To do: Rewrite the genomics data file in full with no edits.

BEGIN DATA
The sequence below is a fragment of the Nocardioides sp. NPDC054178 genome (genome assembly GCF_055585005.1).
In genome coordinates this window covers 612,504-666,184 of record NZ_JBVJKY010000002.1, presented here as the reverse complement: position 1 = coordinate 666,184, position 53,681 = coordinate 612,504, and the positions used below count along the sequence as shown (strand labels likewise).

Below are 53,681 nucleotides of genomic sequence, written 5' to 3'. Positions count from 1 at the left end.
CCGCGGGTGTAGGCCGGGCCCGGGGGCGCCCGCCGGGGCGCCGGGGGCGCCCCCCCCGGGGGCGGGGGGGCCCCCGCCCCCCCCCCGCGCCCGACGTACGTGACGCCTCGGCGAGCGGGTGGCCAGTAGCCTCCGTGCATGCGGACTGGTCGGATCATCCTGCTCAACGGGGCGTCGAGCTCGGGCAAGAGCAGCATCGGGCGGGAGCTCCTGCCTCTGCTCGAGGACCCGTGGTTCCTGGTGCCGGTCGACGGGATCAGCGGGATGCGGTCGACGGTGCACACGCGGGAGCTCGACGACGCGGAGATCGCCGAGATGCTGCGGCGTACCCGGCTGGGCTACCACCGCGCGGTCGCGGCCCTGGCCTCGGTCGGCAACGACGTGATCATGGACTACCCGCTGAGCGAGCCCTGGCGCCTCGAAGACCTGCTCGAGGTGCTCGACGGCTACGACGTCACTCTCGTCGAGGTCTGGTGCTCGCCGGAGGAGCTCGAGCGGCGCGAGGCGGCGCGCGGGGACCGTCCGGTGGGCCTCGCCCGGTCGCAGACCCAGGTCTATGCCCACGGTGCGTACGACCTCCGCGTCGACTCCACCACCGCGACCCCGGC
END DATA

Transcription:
The sequence below is a fragment of the Nocardioides sp. NPDC054178 genome (genome assembly GCF_055585005.1).
In genome coordinates this window covers 612,504-666,184 of record NZ_JBVJKY010000002.1, presented here as the reverse complement: position 1 = coordinate 666,184, position 53,681 = coordinate 612,504, and the positions used below count along the sequence as shown (strand labels likewise).

Below are 53,681 nucleotides of genomic sequence, written 5' to 3'. Positions count from 1 at the left end.
CCGCGGGTGTAGGCCGGGCCCGGGGGCGCCCGCCGGGGCGCCGGGGGCGCCCCCCCCGGGGGCGGGGGGGCCCCCGCCCCCCCCCCGCGCCCGACGTACGTGACGCCTCGGCGAGCGGGTGGCCAGTAGCCTCCGTGCATGCGGACTGGTCGGATCATCCTGCTCAACGGGGCGTCGAGCTCGGGCAAGAGCAGCATCGGGCGGGAGCTCCTGCCTCTGCTCGAGGACCCGTGGTTCCTGGTGCCGGTCGACGGGATCAGCGGGATGCGGTCGACGGTGCACACGCGGGAGCTCGACGACGCGGAGATCGCCGAGATGCTGCGGCGTACCCGGCTGGGCTACCACCGCGCGGTCGCGGCCCTGGCCTCGGTCGGCAACGACGTGATCATGGACTACCCGCTGAGCGAGCCCTGGCGCCTCGAAGACCTGCTCGAGGTGCTCGACGGCTACGACGTCACTCTCGTCGAGGTCTGGTGCTCGCCGGAGGAGCTCGAGCGGCGCGAGGCGGCGCGCGGGGACCGTCCGGTGGGCCTCGCCCGGTCGCAGACCCAGGTCTATGCCCACGGTGCGTACGACCTCCGCGTCGACTCCACCACCGCGACCCCGGC